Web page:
spring design

Walls That Speak

Artist Doug Meyer’s last apartment was clad in paper — not wallpaper by the roll but rather individual pieces of colored paper that he printed and applied by hand, all 2,398 sheets. For his latest project, a co-op in the Chelsea Mutual Redevelopment Houses, a.k.a. Penn South, that he shares with his husband, Meade Ali, Meyer was no less ambitious. First he opened up the kitchen and redid the floors. But the living room is where he let loose, dividing the space with a curved, freestanding wall sculpture. “It looks like a beautiful glazed-pottery surface,” he says. He then added “portals in the wall that allow you to see into the other room through colored Plexi, creating this kind of view into another world.” Strewn throughout the apartment are rugs that Meyer created out of “some strange complication of my love for geometrics, botany, and microorganisms.”

His life and friendships spanning decades in New York also feed into his art. (In fact, he has a coffee-table book out in May, , celebrating artists lost to the aids crisis.) Working for art dealer Holly Solomon in the ’80s left a mark on Meyer’s aesthetic. “Holly’s Sutton Place apartment taught me that rooms can become livable works of art,” he says. The idea for using red-oak veneer on the walls goes back to his memory of a cocktail party at a U.N. Plaza apartment designed by Angelo Donghia. While the layperson might consider the apartment one big sensory overload, Meyer finds it calming: “Walking into the library feels like entering this fish tank designed by Salvador Dalí — it’s the most quiet and relaxing space to be in, especially to read a book.”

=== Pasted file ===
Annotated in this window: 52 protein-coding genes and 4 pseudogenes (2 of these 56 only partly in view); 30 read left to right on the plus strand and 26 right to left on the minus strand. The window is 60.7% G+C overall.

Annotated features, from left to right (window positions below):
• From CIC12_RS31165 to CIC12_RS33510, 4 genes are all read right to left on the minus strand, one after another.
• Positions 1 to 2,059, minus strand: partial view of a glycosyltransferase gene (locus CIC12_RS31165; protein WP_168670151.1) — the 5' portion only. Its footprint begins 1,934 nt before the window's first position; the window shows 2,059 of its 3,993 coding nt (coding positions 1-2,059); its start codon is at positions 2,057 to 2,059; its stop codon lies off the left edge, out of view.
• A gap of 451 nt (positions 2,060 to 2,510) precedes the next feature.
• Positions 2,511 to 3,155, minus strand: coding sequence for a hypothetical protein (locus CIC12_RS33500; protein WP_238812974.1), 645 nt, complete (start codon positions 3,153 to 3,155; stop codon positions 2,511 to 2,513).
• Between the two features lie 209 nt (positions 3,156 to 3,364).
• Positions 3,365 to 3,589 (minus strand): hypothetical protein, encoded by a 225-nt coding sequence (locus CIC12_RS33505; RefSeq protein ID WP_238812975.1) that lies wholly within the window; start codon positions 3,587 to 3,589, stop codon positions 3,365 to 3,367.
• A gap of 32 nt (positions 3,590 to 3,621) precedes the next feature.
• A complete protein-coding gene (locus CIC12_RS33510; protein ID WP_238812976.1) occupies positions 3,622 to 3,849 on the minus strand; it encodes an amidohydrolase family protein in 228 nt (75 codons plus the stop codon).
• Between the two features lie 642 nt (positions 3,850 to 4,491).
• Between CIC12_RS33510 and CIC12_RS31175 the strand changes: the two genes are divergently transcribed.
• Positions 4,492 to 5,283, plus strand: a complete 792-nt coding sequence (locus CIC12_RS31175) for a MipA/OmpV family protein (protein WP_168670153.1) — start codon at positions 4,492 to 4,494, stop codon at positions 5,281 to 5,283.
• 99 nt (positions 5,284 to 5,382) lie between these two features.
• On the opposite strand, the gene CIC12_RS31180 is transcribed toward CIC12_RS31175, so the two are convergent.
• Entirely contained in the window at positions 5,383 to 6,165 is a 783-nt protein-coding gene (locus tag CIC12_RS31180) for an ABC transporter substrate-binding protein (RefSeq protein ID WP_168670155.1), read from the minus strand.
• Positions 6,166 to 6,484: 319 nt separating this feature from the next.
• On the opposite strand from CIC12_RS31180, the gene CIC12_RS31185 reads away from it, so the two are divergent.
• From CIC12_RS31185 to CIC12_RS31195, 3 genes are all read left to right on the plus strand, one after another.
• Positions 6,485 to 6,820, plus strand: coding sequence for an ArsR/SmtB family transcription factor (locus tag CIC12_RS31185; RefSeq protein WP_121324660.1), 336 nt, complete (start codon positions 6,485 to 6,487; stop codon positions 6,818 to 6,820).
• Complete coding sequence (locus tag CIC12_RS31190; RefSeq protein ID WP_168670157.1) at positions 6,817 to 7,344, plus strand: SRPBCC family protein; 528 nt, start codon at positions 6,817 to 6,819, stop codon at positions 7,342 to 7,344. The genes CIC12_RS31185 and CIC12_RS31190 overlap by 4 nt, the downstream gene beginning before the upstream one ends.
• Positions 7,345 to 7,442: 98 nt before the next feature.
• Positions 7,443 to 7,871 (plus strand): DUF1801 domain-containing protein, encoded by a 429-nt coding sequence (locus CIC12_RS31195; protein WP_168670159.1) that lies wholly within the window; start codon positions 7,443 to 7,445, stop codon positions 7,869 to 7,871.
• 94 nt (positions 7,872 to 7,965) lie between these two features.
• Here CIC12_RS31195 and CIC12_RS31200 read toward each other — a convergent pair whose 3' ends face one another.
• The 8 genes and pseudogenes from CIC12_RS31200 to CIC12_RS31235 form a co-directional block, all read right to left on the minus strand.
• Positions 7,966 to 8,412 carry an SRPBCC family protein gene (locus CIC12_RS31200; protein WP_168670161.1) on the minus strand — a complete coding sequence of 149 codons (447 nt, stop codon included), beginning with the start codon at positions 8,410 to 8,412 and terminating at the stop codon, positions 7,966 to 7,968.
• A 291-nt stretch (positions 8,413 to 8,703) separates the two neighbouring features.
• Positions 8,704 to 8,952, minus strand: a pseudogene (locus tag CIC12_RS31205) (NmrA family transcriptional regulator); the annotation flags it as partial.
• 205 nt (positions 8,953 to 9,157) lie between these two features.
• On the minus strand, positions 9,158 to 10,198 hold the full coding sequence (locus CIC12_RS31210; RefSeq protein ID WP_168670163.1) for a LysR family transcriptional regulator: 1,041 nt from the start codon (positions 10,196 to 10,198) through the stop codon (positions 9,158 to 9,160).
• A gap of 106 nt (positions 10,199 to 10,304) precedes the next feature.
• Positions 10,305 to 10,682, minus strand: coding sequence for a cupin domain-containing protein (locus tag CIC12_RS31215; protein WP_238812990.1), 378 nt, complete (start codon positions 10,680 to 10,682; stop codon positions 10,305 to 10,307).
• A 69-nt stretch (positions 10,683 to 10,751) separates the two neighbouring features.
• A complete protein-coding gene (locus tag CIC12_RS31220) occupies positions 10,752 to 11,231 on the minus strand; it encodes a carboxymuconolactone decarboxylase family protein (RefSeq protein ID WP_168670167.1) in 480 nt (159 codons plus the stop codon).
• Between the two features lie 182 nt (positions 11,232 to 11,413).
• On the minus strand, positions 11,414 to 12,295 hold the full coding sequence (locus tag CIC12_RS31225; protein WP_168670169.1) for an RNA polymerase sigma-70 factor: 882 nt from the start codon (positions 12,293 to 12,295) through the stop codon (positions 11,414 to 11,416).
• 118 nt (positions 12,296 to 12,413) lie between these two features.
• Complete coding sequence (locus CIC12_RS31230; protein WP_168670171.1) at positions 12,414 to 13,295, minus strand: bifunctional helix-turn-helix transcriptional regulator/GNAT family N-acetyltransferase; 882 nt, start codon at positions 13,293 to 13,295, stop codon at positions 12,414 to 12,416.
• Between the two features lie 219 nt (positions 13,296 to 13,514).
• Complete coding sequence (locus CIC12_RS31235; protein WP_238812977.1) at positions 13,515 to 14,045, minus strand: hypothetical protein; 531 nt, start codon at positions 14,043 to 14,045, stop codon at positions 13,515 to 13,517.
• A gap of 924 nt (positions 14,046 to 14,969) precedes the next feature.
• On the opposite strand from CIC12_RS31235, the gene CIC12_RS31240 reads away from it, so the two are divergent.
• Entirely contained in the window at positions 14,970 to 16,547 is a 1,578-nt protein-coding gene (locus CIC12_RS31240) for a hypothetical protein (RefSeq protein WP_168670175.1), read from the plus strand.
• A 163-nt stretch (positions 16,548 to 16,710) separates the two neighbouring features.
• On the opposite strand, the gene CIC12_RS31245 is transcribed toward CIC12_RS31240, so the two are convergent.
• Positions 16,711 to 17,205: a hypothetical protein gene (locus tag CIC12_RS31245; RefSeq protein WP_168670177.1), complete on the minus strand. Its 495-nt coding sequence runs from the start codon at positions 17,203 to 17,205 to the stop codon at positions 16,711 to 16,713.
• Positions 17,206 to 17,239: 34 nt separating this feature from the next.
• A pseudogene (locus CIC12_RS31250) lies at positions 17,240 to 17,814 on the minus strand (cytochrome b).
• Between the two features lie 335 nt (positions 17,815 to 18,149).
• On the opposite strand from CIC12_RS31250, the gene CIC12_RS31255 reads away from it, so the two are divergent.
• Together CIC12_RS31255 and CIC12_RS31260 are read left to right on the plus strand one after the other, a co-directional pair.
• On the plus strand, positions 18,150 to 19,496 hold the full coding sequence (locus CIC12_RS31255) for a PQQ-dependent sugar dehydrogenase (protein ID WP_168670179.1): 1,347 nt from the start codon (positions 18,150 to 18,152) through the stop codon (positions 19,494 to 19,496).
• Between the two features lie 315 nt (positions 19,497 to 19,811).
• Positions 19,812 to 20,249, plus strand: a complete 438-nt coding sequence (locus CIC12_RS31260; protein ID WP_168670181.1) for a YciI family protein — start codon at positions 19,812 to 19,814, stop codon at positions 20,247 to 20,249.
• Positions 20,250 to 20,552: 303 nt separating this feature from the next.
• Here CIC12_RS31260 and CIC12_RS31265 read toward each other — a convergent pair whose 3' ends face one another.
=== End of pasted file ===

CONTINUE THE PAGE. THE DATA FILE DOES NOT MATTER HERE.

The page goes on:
Living-room detail: Doug Meyer’s recently renovated Chelsea one-bedroom is now a candy-colored fantasia of biomorphic walls-slash-sculptures. Photo: Annie Schlechter/New York Magazine/Annie Schlechter
Living-room wall: The 17th-century Portrait of a Lady hangs on the Plexiglas wall. Meyer designed the Invasion Table console and encrusted it with stones. The plywood sculpture on the left is from his 2016 “Heroes” series. Photo: Annie Schlechter/New York Magazine
Living-room detail: His rug “The Good Earth” with his tripod-leg table “Excursion Module.” Atop the table sits a 19th-century Charles X cut-crystal box with playing cards designed by Alexander Girard for Braniff International. Photo: Annie Schlechter/New York Magazine
Entrance hall with view to dining area: The décor here looks pretty tame, all things considered. The walls are covered in red-oak rift-cut veneer. Photo: Annie Schlechter/New York Magazine
The library: Meyer not only designed but built the bookshelves and cabinet covered in mirror-blue Plexiglas. The carpet is also his design. Photo: Annie Schlechter/New York Magazine
Another view of the library. Photo: Annie Schlechter/New York Magazine
The bedroom: The gray flannel panels in the bedroom serve as an upholstered headboard. The Le Mur wall panels above were designed by Meyer. His sculpture of Robert Mapplethorpe to the left was done for his “Heroes” series. Photo: Annie Schlechter/New York Magazine
The gallery wall in the bedroom: Meyer left the wall by his desk plain gray to highlight his art collection, which includes Lovehol’s Marilyn Monroe, along with work by Cecil Beaton, Richard Haines, Larry Stanton, Nicholas Takis, Mark Mulroney, and Meyer himself. Photo: Annie Schlechter/New York Magazine

*A version of this article appears in the April 16, 2018, issue of New York Magazine.

An Artist’s Apartment Where Everything Is on Exhibit